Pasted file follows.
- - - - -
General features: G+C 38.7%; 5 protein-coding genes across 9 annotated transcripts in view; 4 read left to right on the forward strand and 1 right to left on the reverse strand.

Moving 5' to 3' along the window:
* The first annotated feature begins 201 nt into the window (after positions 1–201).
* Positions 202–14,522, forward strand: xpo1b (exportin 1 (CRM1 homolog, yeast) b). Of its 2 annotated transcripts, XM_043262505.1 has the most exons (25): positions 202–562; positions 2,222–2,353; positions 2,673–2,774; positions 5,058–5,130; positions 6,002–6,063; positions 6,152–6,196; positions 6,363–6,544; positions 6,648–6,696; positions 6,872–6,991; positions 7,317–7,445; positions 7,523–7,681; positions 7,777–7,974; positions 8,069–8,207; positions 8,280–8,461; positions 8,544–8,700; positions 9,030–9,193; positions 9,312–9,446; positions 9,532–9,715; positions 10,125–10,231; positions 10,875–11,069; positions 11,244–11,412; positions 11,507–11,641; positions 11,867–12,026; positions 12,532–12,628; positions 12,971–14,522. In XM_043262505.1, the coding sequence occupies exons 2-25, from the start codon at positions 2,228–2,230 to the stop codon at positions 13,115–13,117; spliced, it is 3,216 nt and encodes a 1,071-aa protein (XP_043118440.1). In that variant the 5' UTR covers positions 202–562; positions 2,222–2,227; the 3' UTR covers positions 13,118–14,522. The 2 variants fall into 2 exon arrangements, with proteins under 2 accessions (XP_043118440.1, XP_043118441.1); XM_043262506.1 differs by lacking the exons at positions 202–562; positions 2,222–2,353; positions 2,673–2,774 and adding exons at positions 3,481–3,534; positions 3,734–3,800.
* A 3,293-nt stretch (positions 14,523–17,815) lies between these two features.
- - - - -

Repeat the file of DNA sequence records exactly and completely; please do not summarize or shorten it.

General features: G+C 38.7%; 5 protein-coding genes across 9 annotated transcripts in view; 4 read left to right on the forward strand and 1 right to left on the reverse strand.

Moving 5' to 3' along the window:
* The first annotated feature begins 201 nt into the window (after positions 1–201).
* Positions 202–14,522, forward strand: xpo1b (exportin 1 (CRM1 homolog, yeast) b). Of its 2 annotated transcripts, XM_043262505.1 has the most exons (25): positions 202–562; positions 2,222–2,353; positions 2,673–2,774; positions 5,058–5,130; positions 6,002–6,063; positions 6,152–6,196; positions 6,363–6,544; positions 6,648–6,696; positions 6,872–6,991; positions 7,317–7,445; positions 7,523–7,681; positions 7,777–7,974; positions 8,069–8,207; positions 8,280–8,461; positions 8,544–8,700; positions 9,030–9,193; positions 9,312–9,446; positions 9,532–9,715; positions 10,125–10,231; positions 10,875–11,069; positions 11,244–11,412; positions 11,507–11,641; positions 11,867–12,026; positions 12,532–12,628; positions 12,971–14,522. In XM_043262505.1, the coding sequence occupies exons 2-25, from the start codon at positions 2,228–2,230 to the stop codon at positions 13,115–13,117; spliced, it is 3,216 nt and encodes a 1,071-aa protein (XP_043118440.1). In that variant the 5' UTR covers positions 202–562; positions 2,222–2,227; the 3' UTR covers positions 13,118–14,522. The 2 variants fall into 2 exon arrangements, with proteins under 2 accessions (XP_043118440.1, XP_043118441.1); XM_043262506.1 differs by lacking the exons at positions 202–562; positions 2,222–2,353; positions 2,673–2,774 and adding exons at positions 3,481–3,534; positions 3,734–3,800.
* A 3,293-nt stretch (positions 14,523–17,815) lies between these two features.